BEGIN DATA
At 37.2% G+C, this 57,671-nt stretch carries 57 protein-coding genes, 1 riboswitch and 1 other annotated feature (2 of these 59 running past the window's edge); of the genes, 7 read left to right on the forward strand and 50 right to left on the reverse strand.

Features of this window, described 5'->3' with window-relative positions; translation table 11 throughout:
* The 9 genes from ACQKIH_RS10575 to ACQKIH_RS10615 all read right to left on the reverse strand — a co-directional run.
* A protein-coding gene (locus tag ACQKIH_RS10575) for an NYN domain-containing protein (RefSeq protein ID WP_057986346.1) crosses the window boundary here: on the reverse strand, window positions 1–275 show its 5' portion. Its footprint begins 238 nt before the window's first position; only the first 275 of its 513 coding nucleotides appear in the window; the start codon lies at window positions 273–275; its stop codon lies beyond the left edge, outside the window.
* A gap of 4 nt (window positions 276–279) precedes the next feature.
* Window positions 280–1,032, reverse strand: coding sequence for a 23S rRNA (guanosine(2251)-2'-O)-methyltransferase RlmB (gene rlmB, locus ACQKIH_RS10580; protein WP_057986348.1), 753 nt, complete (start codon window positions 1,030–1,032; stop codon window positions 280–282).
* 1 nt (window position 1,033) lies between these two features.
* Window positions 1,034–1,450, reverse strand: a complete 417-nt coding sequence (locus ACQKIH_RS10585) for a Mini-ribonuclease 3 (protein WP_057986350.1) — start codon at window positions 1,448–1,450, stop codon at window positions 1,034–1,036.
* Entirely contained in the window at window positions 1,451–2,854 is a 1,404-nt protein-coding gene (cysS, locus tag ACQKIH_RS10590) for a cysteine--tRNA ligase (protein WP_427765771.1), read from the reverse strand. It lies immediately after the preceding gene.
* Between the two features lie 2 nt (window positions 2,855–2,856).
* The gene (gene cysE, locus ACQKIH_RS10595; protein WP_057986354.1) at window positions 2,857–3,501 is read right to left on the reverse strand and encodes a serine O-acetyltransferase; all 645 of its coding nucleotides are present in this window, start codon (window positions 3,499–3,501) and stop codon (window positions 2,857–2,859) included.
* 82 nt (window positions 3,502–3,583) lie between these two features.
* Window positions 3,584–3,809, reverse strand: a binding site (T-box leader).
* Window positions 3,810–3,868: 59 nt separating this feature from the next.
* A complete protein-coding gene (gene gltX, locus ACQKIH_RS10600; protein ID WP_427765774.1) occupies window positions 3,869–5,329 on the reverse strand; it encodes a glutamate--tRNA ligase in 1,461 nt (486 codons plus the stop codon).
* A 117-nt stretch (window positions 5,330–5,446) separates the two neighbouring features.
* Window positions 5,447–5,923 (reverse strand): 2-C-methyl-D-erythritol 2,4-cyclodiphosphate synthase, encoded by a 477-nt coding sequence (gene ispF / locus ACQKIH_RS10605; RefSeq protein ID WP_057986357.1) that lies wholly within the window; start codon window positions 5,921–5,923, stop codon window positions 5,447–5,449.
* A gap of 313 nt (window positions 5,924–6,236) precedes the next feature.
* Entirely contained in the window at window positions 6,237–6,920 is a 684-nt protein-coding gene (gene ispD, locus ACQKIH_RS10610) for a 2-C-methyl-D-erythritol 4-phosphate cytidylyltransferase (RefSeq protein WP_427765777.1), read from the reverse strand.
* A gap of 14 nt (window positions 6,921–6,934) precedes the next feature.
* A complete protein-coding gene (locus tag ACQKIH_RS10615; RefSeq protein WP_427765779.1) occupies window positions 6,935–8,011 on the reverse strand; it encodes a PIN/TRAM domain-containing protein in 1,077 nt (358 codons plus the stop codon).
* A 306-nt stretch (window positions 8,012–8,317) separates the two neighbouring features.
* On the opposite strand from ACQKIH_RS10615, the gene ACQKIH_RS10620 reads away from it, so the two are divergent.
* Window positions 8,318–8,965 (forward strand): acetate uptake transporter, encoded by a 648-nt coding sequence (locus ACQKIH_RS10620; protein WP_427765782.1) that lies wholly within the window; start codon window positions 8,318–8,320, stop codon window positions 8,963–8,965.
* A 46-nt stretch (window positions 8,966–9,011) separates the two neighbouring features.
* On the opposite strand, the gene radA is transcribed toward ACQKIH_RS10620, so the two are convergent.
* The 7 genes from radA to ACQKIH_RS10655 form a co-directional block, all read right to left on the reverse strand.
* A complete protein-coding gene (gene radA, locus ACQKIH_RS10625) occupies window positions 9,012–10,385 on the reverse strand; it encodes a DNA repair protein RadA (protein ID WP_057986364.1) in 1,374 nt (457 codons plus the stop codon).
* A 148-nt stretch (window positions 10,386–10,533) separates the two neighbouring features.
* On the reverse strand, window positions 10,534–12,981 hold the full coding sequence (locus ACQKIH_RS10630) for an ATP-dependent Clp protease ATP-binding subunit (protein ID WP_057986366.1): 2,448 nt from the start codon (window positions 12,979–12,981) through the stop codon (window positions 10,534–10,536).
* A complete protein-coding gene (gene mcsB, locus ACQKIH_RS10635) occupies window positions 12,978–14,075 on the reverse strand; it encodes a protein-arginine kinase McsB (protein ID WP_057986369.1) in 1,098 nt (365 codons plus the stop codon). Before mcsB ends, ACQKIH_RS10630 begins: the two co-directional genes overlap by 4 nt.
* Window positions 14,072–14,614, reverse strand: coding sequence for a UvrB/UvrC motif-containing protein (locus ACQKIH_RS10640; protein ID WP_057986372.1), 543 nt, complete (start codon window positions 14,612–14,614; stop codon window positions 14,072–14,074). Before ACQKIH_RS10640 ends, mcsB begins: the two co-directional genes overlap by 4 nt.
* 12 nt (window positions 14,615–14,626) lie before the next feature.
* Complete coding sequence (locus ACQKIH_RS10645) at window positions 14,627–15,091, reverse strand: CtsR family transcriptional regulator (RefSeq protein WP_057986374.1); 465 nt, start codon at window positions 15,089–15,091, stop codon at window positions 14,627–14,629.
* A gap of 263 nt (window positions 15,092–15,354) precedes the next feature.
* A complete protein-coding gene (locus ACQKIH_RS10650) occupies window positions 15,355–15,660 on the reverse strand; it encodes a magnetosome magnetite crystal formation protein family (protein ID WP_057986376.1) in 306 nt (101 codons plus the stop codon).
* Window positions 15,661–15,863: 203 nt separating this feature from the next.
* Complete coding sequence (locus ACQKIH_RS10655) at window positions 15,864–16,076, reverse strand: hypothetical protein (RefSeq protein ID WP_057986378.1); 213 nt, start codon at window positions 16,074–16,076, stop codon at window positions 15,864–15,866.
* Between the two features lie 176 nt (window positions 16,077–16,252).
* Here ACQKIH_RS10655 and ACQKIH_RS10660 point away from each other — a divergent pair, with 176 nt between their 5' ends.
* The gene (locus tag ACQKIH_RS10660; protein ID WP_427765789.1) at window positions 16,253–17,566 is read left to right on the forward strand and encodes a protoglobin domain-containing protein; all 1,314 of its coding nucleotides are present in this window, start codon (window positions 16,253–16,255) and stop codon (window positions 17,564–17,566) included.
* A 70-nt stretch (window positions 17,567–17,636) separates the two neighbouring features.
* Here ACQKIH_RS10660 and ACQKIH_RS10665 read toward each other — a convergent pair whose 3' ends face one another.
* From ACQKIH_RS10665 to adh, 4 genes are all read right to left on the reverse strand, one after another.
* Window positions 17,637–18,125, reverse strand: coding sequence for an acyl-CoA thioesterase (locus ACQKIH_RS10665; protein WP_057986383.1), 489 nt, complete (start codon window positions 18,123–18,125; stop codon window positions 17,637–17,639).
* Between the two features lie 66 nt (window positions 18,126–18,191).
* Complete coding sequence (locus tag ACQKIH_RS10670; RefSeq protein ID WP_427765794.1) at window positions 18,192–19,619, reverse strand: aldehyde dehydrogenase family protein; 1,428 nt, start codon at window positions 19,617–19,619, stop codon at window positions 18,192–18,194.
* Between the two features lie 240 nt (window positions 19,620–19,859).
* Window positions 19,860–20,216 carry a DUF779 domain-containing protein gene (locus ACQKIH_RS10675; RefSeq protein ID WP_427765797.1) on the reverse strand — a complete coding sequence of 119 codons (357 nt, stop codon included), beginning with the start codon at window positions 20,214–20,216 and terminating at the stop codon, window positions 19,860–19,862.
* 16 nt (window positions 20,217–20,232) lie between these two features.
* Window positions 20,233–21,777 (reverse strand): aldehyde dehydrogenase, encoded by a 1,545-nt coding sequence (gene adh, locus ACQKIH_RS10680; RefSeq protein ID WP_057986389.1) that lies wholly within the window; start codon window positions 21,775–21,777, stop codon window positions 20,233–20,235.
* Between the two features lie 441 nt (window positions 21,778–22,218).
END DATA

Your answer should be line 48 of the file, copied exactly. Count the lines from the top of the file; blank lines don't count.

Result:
* Between the two features lie 240 nt (window positions 19,620–19,859).